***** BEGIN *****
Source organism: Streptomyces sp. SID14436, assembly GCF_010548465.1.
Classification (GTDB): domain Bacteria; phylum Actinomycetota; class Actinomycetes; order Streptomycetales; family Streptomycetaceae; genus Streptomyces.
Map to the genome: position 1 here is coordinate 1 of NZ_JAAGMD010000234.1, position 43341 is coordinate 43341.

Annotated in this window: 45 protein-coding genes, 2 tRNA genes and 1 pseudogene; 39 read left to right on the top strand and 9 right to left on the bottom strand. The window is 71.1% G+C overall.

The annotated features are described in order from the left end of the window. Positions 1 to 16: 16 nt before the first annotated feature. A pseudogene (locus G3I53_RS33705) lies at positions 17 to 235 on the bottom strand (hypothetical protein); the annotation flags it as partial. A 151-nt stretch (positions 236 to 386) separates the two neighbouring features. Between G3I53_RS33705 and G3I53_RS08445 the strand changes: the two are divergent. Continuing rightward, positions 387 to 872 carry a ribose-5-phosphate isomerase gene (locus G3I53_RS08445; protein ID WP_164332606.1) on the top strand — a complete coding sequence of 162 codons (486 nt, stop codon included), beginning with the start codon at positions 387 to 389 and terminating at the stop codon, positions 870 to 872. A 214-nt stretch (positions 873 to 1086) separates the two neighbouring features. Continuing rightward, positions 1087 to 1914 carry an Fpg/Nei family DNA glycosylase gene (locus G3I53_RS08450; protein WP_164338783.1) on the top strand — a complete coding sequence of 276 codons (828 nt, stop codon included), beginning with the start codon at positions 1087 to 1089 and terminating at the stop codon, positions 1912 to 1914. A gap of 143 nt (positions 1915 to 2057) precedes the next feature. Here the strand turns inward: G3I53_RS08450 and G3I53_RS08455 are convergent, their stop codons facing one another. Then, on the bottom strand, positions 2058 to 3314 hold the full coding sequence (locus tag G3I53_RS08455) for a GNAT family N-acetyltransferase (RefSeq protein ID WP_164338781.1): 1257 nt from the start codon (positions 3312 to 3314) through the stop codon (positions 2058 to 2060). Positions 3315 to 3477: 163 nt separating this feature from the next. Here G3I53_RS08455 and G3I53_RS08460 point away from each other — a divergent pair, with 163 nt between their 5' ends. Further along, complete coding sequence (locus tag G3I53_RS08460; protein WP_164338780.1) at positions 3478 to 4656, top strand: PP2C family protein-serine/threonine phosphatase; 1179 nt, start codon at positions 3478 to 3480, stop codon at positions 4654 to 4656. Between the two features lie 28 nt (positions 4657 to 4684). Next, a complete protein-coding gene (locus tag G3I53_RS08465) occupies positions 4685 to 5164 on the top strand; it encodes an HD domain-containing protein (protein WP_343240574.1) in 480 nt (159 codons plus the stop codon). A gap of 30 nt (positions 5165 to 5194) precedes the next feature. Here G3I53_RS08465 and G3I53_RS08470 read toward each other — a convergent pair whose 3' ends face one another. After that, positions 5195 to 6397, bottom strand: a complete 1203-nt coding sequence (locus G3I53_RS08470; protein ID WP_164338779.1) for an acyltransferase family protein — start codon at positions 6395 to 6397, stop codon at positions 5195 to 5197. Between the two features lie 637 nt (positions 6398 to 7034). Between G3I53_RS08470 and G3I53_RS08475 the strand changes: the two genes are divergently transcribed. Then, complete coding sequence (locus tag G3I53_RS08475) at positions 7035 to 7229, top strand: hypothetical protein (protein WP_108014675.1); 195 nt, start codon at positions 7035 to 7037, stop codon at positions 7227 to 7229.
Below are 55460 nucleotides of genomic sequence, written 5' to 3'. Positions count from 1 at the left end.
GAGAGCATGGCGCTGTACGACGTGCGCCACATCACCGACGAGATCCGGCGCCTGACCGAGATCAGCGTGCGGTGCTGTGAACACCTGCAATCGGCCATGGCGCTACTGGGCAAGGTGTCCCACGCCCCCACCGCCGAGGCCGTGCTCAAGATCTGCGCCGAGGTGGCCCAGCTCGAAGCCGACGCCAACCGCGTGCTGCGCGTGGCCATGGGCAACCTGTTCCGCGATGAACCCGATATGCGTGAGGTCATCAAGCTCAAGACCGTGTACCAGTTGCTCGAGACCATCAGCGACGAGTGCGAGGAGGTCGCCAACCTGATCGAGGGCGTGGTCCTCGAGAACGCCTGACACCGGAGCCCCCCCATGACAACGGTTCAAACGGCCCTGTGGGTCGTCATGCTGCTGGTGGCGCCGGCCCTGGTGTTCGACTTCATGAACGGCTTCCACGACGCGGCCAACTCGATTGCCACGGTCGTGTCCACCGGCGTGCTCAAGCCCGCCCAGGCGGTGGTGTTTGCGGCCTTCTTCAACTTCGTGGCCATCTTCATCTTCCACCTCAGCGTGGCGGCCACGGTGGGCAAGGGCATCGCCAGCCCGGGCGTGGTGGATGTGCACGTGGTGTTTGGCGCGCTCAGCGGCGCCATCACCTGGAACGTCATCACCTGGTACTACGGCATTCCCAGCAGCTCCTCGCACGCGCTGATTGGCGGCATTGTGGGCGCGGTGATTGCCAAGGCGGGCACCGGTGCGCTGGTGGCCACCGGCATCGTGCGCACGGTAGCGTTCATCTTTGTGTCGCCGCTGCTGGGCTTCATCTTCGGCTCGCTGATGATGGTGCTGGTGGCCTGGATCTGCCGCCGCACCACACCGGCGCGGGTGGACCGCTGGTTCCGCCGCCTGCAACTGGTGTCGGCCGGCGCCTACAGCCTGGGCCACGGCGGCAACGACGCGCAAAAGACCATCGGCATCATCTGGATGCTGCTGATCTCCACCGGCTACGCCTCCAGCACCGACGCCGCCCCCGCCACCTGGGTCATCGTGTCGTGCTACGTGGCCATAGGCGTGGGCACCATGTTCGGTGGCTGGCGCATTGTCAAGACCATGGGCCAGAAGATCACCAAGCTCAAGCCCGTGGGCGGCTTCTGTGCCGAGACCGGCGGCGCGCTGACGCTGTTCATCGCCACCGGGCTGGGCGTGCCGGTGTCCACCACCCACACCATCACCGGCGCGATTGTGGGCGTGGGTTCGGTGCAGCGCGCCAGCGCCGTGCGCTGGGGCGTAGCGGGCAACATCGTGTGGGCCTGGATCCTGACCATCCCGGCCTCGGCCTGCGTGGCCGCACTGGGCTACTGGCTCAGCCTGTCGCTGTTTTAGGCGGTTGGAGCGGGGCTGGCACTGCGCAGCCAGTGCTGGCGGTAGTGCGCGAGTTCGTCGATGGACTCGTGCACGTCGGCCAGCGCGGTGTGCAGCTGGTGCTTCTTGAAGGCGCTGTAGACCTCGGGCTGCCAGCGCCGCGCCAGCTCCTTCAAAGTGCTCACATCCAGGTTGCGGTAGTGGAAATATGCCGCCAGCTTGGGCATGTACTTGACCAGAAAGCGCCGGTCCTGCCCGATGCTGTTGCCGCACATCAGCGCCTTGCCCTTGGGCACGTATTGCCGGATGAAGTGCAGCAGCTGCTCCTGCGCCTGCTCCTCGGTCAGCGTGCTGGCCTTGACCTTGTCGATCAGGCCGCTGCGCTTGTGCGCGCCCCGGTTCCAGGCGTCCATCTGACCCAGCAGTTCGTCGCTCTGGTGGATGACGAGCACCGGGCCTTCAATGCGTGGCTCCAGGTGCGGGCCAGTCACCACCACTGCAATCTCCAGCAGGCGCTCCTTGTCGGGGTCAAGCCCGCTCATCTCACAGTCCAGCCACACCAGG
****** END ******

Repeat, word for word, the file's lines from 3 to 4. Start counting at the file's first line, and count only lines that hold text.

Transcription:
Map to the genome: position 1 here is coordinate 1 of NZ_JAAGMD010000234.1, position 43341 is coordinate 43341.

Annotated in this window: 45 protein-coding genes, 2 tRNA genes and 1 pseudogene; 39 read left to right on the top strand and 9 right to left on the bottom strand. The window is 71.1% G+C overall.